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Page:Popular Science Monthly Volume 49.djvu/373

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five hundred and seventy-five thousand square miles,[1] and rises with average slopes of one hundred feet or more per mile to a central height, along its axial portion, of eight to ten thousand feet, or almost two miles measured vertically, above the sea level. The ancient ice sheets had a similar altitude and thickness. From the directions of outflow of the North American ice fields as shown by the transportation of the glacial drift, and from the observed upper limits of glaciation on high mountains, Prof. James D. Dana estimated the thickness of the ice formerly accumulated above the Laurentide highlands, between the St. Lawrence River and Hudson Bay, to be fully two miles. It probably varied in thickness from one to two miles across Labrador, the Laurentide highlands, James Bay, Lake Winnipeg, Reindeer and Athabasca lakes, to the Rocky Mountains, in the region of the Peace River, where their summits, lower than southward, were probably buried beneath the ice expanse. In British Columbia, according to Dr. George M. Dawson's observations of glacial strise and drift on mountains, the ice sheet exceeded a mile in depth.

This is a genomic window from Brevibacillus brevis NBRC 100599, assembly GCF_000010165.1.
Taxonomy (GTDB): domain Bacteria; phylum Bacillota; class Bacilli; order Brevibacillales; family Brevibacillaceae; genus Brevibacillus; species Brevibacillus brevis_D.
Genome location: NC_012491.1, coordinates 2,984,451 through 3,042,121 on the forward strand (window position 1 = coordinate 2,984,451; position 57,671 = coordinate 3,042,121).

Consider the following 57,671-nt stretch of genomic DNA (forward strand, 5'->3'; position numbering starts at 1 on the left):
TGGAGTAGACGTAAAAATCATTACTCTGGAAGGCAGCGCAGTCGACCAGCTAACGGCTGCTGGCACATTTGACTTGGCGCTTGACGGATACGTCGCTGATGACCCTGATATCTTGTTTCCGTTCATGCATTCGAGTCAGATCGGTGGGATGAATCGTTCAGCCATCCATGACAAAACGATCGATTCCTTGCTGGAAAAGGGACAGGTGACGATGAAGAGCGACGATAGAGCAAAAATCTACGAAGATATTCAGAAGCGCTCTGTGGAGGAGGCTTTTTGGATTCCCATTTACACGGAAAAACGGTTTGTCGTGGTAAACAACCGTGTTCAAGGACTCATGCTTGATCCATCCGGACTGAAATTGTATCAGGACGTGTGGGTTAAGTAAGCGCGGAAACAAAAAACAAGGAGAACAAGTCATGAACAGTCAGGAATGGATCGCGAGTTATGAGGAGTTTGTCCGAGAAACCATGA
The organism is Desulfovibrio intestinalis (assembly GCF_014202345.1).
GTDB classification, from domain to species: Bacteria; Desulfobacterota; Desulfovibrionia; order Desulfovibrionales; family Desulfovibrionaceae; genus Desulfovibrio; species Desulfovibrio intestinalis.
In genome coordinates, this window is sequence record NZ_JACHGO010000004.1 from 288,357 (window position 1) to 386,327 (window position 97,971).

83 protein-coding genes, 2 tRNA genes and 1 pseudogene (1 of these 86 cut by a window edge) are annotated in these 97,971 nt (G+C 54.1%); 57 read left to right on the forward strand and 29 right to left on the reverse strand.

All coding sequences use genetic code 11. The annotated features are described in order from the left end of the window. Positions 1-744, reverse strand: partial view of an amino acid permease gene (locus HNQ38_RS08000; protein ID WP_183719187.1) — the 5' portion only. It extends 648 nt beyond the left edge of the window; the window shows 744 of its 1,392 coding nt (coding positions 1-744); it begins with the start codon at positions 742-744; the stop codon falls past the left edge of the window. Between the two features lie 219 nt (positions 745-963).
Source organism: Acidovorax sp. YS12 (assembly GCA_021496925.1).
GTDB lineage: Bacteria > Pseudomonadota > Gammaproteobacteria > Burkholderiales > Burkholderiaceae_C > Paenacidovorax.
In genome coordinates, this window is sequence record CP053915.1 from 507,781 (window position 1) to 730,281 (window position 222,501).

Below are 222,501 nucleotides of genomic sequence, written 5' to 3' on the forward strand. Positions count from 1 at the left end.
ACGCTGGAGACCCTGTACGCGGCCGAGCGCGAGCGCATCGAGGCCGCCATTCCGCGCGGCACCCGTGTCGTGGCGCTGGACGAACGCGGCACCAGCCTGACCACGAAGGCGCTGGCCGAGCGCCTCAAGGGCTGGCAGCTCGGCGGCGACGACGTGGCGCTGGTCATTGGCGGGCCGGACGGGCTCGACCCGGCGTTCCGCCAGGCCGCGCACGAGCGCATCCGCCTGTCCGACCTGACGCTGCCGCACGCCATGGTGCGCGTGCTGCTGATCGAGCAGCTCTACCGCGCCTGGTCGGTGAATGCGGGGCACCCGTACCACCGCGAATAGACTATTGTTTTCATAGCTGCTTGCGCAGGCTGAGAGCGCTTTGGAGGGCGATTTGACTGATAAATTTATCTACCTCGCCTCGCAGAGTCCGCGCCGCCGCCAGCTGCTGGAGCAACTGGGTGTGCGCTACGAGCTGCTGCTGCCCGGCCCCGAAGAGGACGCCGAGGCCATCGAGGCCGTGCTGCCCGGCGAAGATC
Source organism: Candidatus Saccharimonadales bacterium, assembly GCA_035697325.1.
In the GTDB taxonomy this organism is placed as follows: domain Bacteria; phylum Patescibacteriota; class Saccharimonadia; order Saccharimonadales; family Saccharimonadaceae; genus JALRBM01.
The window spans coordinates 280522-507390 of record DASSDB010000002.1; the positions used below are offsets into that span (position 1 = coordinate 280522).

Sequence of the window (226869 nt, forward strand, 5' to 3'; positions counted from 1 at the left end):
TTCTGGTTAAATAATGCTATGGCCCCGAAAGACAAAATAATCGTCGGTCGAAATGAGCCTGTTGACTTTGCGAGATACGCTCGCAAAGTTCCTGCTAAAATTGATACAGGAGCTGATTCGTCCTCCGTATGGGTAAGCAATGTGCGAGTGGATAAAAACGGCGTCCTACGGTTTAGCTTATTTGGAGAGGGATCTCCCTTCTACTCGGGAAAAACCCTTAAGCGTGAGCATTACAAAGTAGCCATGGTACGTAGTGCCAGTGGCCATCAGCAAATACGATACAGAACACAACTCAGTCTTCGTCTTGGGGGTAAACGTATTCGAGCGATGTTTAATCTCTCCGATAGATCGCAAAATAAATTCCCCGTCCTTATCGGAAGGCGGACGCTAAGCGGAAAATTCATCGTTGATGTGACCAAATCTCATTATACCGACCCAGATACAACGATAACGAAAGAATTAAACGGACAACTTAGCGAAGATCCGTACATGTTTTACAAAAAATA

In all directions from its thick central areas the vast continental glacier flowed outward, carrying its drift from Hudson Strait, Labrador, and Newfoundland easterly beyond the present coast line; from the provinces of Quebec and Ontario southeasterly across New England, and southerly and southwesterly across the basins of the Laurentian lakes; from Manitoba and the Saskatchewan region southerly into Minnesota, Iowa, the Dakotas, and Montana; from British Columbia into Idaho and Washington on the south, into the edge of the Pacific Ocean on the west, and down the Yukon Valley on the north; and from the great northern Barren Grounds northerly down the Mackenzie and across the islands of the Arctic Sea.

Northern Europe and the present basins of the Irish, North, Baltic, and White Seas were covered by an ice sheet which attained an extent of two million square miles, being half as large as that of North America; and its maximum depth above Sweden and the beds of the Baltic Sea and Gulf of Bothnia was one mile, or more probably two miles. The high, much eroded, and channeled Scandinavian plateau even now has numerous local ice fields, varying in size up to five hundred square miles, which are doubtless remnants of a continuous glaciation through all the centuries since the vast European ice field of the Glacial period

  1. Measured on a map drafted by the author for Greenland Icefields, by Prof. G. Frederick Wright and Warren Upham (D. Appleton & Co., 1896). From my chapters in this book some later paragraphs of the present paper are derived, with condensation and rearrangement.